Cory Booker is running high on my list for POTUS…Any politician who played major college football and can make an inside cut along the sideline and add YAC’s (Yards After Catch) by making a future NFL star, Todd Lyght of Notre Dame look silly, gets my attention. He also found the seam on his second catch, a talent only future presidents and NFL tight ends, can develop.
Booker played football at Northern Valley Regional High School at Old Tappan (that’s the whole name) in New Jersey, where he saw reps at both defensive back and wide receiver/tight end. When Booker was there, he was a sought-after recruit.
If Booker were a recruit now, he’d probably be a four-star.
Booker didn’t play football until his freshman year of high school. As a senior in 1986, he was named the Gatorade New Jersey Football Player of the Year, and also earned a spot on theUSA Today All-USA high school team as a defensive back. That year, he caught 46 passes for 589 yards and six touchdowns, and he made 53 solo tackles and nine interceptions as a safety. He was an AP all-state DB in high school, too.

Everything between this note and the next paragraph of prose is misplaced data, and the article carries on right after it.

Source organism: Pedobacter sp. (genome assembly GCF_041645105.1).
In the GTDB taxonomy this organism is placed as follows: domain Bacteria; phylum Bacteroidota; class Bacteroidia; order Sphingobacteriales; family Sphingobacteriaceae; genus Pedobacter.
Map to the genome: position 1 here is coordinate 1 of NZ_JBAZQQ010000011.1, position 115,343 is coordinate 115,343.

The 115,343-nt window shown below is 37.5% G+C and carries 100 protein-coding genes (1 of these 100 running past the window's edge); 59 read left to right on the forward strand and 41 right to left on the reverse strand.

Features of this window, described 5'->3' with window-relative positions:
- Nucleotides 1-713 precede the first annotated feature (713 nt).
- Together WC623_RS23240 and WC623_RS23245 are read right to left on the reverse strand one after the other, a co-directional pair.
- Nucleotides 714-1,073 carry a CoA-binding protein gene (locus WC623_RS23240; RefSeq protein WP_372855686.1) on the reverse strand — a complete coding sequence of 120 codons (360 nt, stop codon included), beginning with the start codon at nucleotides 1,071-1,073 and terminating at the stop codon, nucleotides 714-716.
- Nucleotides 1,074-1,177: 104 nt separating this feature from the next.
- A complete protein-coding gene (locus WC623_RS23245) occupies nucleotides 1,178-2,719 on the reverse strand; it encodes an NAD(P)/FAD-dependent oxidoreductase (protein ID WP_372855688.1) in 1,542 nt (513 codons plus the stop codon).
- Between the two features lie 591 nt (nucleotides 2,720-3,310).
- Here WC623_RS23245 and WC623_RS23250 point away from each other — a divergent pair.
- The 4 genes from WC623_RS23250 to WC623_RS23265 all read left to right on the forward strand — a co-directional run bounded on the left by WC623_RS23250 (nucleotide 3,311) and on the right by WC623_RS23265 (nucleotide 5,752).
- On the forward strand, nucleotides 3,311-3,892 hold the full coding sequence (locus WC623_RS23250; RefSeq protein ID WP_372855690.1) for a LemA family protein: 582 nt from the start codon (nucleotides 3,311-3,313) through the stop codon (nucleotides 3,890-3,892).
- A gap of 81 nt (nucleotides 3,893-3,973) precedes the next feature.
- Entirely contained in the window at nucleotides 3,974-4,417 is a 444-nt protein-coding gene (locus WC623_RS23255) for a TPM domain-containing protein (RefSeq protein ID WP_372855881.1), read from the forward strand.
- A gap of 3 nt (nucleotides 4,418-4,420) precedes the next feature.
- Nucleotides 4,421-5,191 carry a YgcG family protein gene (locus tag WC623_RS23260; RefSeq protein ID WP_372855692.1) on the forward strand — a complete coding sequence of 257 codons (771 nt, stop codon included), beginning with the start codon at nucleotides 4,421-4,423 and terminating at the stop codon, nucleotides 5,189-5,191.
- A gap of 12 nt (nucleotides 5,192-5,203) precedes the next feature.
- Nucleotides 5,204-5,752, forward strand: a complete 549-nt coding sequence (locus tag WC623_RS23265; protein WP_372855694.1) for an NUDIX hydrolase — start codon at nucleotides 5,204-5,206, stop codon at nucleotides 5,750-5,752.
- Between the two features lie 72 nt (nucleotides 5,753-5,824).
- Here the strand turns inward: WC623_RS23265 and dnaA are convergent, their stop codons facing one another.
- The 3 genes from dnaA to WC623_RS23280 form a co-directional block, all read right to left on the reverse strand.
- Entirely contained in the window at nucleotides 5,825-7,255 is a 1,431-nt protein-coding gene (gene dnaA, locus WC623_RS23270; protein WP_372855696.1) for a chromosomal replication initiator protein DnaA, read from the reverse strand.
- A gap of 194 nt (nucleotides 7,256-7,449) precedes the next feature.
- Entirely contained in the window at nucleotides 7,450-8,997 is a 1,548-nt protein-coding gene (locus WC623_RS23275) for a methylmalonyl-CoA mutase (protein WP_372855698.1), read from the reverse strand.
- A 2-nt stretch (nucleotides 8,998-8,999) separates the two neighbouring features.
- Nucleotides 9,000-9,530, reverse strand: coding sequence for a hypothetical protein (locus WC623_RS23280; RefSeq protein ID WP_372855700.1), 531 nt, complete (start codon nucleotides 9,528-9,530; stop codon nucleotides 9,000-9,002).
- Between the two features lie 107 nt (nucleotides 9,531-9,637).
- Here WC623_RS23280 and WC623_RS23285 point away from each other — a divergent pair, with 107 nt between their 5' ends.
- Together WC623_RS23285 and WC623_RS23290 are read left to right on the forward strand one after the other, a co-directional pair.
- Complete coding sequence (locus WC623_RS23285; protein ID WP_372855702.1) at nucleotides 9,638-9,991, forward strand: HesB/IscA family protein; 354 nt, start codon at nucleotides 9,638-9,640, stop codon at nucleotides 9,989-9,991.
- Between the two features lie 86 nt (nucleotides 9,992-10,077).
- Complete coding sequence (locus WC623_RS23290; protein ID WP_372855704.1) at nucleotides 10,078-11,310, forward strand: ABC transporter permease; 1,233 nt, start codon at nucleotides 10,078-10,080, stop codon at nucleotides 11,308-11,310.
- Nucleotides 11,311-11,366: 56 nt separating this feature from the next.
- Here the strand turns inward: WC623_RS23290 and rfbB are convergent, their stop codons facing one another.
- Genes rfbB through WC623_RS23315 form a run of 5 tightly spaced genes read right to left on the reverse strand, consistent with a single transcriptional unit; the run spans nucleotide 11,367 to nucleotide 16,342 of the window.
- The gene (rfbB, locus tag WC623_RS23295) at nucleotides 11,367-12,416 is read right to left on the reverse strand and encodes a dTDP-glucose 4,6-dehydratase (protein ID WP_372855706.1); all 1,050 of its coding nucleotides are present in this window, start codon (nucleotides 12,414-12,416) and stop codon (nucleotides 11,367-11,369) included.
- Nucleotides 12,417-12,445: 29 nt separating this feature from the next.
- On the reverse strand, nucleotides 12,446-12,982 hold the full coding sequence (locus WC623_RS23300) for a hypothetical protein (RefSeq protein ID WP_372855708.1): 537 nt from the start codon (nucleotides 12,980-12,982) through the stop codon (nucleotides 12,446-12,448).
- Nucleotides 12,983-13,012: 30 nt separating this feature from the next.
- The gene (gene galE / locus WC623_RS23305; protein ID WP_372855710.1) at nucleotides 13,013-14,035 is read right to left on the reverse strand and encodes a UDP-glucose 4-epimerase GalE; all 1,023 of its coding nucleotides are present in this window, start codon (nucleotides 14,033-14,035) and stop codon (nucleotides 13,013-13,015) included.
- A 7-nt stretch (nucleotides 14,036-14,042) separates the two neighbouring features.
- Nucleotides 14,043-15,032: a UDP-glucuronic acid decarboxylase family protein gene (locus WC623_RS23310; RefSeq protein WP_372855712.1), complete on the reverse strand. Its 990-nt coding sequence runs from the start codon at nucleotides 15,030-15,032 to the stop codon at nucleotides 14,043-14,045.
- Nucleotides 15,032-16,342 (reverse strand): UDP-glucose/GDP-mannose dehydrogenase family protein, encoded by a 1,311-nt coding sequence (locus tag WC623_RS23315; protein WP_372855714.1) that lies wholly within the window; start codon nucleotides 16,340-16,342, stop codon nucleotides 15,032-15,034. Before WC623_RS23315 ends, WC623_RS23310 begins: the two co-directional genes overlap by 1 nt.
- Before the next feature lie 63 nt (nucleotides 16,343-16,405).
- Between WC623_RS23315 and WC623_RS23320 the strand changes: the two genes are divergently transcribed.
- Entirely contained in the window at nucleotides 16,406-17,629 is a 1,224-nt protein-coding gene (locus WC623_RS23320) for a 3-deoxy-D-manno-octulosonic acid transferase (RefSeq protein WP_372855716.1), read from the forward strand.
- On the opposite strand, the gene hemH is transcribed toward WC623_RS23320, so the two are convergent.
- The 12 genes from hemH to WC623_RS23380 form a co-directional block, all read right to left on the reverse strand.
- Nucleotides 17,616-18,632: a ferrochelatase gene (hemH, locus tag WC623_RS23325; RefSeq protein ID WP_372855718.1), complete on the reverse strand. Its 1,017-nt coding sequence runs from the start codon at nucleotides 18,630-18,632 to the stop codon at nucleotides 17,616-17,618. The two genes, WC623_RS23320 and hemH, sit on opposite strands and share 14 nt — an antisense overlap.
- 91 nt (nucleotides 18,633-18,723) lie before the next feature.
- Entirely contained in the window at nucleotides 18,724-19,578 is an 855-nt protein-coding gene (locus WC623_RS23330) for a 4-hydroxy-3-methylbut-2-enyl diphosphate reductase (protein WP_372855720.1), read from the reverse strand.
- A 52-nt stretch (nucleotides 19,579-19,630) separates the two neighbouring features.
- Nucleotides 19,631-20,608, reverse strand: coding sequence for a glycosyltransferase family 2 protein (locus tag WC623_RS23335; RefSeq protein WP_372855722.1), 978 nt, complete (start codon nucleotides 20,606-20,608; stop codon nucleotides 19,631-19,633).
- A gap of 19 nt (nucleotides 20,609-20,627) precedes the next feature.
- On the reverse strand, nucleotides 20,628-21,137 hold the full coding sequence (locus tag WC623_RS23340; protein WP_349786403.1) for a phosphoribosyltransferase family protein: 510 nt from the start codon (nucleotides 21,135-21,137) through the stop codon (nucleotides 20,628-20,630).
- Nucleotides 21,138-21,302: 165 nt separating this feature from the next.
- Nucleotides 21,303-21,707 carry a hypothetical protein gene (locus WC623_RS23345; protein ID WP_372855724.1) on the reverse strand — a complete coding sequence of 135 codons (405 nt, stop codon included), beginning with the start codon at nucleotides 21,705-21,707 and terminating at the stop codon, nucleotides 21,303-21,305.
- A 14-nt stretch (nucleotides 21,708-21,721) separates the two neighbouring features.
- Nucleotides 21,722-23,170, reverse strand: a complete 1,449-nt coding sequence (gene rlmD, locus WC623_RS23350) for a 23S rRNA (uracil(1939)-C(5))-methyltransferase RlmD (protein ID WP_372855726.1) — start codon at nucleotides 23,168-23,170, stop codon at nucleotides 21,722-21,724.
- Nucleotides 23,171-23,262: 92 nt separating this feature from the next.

Booker ended up signing with Stanford, where he played tight end. His decision was mostly focused on academics instead of football.
“I’ll never forget that that year, U.S. News & World Report academically ranked the colleges and they ranked Stanford over Harvard and Yale as the number one academic school in the country,” Booker has said. “That sealed it for me. I was like, ‘If I have a chance to get a football scholarship to the top academic school, I’m going to take that opportunity,’ because even back then, I realized that football was going to be my ticket and not my destination.”
Before he signed, his recruiters included Duke’s Steve Spurrier, Notre Dame’s Lou Holtz, and even former president Gerald Ford, who wanted Booker to play at his alma mater, Michigan. Because he played defensive back, receiver, and tight end, it’s fair to guess Booker would have been listed as an athlete as a recruit. He appears to have had serious offers from Michigan and Notre Dame, and he racked up accolades in a state that now produces a good number of blue-chips. Four stars seems reasonable.